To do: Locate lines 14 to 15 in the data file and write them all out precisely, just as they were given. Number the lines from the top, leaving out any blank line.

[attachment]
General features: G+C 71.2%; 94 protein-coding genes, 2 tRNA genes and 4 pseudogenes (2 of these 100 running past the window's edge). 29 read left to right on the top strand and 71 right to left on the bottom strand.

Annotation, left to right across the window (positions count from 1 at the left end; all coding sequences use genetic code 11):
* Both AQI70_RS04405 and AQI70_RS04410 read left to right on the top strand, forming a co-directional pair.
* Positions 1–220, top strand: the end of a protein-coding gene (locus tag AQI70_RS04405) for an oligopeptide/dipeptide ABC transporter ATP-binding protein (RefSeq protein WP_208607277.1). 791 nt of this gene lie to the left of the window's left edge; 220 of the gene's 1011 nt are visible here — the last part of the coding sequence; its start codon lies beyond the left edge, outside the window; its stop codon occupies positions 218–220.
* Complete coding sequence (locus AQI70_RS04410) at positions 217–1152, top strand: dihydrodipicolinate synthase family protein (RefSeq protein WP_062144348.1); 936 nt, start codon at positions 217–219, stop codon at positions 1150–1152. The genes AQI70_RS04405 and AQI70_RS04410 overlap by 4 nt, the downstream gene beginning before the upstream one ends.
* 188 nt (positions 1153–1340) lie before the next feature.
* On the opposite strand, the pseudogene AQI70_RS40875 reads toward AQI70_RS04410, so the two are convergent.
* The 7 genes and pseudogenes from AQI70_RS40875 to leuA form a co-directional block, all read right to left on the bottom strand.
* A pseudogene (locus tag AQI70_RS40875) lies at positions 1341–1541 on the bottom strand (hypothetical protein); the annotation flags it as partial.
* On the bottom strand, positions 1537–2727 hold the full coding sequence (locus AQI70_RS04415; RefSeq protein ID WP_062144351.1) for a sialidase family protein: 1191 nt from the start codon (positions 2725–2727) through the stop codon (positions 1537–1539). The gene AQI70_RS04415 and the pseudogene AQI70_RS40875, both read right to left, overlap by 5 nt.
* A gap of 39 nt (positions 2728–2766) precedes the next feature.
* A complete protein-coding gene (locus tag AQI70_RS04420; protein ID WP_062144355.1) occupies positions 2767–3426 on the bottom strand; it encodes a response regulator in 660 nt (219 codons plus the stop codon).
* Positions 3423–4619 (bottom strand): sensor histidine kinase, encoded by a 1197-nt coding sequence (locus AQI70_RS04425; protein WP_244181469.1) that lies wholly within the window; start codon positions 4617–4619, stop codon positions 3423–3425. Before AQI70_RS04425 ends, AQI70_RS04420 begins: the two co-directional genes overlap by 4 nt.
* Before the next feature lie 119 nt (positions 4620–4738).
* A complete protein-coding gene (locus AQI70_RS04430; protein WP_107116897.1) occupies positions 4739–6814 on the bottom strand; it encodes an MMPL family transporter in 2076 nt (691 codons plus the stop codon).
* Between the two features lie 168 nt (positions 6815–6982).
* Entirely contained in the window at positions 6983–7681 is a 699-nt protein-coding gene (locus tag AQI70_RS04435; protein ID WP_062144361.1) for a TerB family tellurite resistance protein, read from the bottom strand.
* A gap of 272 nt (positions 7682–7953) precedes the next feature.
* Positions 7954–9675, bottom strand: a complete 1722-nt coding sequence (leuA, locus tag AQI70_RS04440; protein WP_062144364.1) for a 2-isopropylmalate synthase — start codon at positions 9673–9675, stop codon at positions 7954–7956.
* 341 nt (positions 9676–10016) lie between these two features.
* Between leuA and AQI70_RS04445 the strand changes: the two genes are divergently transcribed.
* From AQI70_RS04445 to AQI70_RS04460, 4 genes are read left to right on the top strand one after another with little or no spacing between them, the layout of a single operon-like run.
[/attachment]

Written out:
* Before the next feature lie 119 nt (positions 4620–4738).
* A complete protein-coding gene (locus AQI70_RS04430; protein WP_107116897.1) occupies positions 4739–6814 on the bottom strand; it encodes an MMPL family transporter in 2076 nt (691 codons plus the stop codon).